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Monday, 24 October 2016
Chemistry teacher Dr Kristy Turner has appeared on Countryfile’s Autumn Special to explain a fascinating and unusual use for conkers.
During the First World War, the propellant cordite was needed in order to make shells and bullets for use on the front lines, but a lack of the vital ingredient acetone meant there was a shell shortage. Scientists then discovered that acetone could be fermented from the starch within conkers.
“It might be considered unusual that you’re getting chemicals from conkers, but actually we get lots of chemicals from plants and animals so it’s not that strange really,” Dr Turner explained.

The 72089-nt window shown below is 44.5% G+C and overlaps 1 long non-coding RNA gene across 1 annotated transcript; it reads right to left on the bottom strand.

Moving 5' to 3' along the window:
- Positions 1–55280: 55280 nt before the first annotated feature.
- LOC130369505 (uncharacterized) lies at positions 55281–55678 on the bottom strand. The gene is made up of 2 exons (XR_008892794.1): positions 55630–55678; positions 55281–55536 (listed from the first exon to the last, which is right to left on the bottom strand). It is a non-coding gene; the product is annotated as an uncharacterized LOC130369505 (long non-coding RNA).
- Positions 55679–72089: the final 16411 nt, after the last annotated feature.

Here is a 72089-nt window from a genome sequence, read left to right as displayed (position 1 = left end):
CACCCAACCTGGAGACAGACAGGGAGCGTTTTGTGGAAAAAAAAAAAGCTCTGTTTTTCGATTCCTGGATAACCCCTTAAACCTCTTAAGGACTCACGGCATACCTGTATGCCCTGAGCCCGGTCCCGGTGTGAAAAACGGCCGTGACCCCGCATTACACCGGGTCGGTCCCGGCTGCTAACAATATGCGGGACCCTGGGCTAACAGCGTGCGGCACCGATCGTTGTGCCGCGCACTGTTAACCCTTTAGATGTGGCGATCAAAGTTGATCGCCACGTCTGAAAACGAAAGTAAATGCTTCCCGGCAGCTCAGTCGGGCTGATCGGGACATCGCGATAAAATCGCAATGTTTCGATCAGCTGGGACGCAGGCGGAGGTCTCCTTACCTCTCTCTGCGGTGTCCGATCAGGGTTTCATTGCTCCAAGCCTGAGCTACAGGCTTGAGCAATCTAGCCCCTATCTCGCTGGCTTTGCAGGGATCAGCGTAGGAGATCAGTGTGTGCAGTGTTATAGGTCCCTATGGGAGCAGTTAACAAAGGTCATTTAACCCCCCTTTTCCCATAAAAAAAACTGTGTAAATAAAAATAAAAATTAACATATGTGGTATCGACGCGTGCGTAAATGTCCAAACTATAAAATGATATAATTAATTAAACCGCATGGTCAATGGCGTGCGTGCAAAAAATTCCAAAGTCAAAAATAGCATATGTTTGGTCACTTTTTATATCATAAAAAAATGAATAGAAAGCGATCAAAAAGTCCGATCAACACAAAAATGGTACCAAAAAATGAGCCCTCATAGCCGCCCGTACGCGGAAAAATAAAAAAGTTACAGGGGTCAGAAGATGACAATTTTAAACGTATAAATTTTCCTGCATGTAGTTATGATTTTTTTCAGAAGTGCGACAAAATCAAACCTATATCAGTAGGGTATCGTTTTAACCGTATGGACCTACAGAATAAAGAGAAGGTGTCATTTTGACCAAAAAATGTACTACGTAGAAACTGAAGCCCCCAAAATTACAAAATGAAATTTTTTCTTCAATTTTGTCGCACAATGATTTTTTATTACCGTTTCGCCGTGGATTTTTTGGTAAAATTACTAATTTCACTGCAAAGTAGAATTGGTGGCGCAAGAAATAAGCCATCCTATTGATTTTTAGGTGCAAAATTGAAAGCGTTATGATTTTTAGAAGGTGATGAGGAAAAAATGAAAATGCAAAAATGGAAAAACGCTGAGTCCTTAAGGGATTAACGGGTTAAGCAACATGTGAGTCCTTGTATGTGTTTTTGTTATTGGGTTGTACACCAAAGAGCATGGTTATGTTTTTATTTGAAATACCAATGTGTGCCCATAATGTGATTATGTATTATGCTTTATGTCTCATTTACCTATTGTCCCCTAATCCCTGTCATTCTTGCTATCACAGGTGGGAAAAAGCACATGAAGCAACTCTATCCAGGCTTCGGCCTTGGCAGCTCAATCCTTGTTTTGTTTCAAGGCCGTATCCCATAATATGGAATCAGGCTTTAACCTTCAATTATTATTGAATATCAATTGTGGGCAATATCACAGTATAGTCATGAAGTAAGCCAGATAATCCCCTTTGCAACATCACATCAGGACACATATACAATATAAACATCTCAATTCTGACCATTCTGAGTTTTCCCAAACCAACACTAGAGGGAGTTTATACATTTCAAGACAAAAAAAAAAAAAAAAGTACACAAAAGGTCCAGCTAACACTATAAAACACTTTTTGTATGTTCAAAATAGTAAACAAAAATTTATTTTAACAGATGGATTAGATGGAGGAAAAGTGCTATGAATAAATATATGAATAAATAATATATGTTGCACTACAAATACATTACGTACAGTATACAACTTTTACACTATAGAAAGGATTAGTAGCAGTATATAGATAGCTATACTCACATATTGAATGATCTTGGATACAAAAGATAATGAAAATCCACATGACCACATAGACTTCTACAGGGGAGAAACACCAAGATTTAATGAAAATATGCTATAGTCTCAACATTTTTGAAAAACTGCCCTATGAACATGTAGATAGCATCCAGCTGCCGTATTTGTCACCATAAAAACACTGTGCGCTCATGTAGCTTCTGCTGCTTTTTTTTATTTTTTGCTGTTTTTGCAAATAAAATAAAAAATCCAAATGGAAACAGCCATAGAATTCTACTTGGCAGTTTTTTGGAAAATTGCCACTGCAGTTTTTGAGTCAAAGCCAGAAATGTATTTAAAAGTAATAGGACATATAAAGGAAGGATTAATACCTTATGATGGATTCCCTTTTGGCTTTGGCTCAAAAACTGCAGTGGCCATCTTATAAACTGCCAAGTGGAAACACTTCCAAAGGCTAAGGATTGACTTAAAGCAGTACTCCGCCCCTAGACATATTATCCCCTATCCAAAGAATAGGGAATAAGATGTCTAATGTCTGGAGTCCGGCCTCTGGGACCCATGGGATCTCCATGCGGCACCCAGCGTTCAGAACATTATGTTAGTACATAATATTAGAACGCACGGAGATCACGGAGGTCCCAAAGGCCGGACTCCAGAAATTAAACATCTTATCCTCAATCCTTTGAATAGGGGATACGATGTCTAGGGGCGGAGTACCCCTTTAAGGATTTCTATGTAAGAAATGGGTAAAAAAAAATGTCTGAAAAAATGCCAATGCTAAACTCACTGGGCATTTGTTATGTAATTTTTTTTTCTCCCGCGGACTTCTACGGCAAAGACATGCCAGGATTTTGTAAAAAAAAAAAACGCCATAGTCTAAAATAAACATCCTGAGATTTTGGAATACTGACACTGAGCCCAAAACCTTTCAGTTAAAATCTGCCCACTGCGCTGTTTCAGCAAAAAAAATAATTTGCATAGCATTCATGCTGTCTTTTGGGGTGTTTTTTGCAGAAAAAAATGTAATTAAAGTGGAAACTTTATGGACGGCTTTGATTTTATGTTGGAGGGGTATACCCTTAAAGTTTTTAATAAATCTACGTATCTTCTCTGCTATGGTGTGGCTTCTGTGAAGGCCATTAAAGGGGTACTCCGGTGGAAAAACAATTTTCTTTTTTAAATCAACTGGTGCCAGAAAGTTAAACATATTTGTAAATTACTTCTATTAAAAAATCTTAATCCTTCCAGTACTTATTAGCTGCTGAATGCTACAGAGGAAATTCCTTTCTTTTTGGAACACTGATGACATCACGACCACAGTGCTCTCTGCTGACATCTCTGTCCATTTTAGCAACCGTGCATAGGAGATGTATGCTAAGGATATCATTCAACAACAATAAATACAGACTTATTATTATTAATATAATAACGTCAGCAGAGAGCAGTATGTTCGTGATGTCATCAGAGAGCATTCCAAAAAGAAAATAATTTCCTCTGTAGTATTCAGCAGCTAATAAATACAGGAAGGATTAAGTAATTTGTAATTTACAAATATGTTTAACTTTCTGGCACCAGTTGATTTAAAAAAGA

She was asked to appear on the show after volunteering when the Countryfile producers approached the University of Manchester, were Dr Turner also lectures. They chose the University because the piece of chemistry was developed by a scientist there during the First World War.
Dr Turner was asked to explain the process of extracting acetone from conkers to presenter Naomi Wilkinson during the World Conker Championships at Southwick near Oundle. Using conkers that had been crushed by Boys’ Division volunteers and equipment found in the school labs, Dr Turner demonstrated the fermentation and distillation of conkers in a woodland laboratory.
Talking about the filming, she said, “It was much more difficult than I thought and took quite a long time to get the shots they needed as it was shot with a single camera. Also being outside we quite often had to pause for planes going overhead which interfered with the sound.”
Her students were really excited to see her on the TV screen on Sunday during the Countryfile Autumn Special.
Dr Turner is a school teacher fellow, combining teaching at Bolton School with lecturing at the University of Manchester.
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